(HealthDay News) — Patients addicted to opioids are more likely to overcome their dependence if they receive a new long-acting implant rather than a daily treatment pill, according to a study published in the July 19 issue of the Journal of the American Medical Association.
The implant, sold under the name Probuphine, is placed in the upper arm of recovering addicts and releases a steady six-month dose of buprenorphine. For the study, half of the 177 patients received four placebo implants and sublingual buprenorphine, while the other half received sublingual placebo and four 80-mg buprenorphine hydrochloride implants.
The researchers found that 85.7 percent of the patients with the functioning implant maintained opioid abstinence during the six-month trial, compared with 71.9 percent of patients taking oral buprenorphine. The six-month implant is more expensive, costing about $4,900 — or more than $800 a month, lead researcher Richard Rosenthal, M.D., medical director of Mount Sinai Hospital’s Center for Addictive Disorders in New York City, told HealthDay. By comparison, buprenorphine pills cost $130 to $190 a month.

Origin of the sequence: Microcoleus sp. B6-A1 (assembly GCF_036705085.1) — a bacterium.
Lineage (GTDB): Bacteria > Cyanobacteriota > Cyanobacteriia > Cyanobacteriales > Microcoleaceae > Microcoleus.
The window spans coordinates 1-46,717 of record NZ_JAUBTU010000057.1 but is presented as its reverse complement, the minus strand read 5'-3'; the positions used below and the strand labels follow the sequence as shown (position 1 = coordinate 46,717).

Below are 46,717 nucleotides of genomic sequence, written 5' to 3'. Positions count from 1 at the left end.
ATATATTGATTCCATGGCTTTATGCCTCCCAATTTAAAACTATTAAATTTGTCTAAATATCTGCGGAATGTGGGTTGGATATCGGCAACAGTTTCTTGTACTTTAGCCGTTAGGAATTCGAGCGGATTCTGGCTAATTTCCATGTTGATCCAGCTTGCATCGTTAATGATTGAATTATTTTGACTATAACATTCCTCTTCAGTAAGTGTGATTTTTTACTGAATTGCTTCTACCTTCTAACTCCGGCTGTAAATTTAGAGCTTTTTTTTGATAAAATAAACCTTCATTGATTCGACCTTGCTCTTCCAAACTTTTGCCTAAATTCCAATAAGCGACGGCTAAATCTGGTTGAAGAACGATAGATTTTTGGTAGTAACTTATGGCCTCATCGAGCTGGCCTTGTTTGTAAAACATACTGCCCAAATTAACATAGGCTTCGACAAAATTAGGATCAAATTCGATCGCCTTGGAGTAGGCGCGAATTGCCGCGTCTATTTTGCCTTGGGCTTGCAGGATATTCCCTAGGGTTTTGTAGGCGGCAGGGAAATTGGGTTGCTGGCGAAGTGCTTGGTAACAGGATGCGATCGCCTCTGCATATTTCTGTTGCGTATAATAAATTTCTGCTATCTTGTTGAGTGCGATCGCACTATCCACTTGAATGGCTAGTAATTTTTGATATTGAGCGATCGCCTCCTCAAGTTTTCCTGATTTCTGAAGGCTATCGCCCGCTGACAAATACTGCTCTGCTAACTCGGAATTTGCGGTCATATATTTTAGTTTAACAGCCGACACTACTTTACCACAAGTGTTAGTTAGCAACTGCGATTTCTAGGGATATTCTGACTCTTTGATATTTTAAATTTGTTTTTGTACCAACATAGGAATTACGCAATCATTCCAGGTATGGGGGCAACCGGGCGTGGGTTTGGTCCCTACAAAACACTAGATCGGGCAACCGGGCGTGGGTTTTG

“Among adults with opioid dependence maintaining abstinence with a stable dose of sublingual buprenorphine, the use of buprenorphine implants compared with continued sublingual buprenorphine did not result in an inferior likelihood of remaining a responder,” the authors write. “However, the study population had an exceptionally high response rate in the control group, and further studies are needed in broader populations to assess the efficacy of buprenorphine implants versus sublingual buprenorphine in other settings.”
The trial was funded by Braeburn Pharmaceuticals, the maker of Probuphine.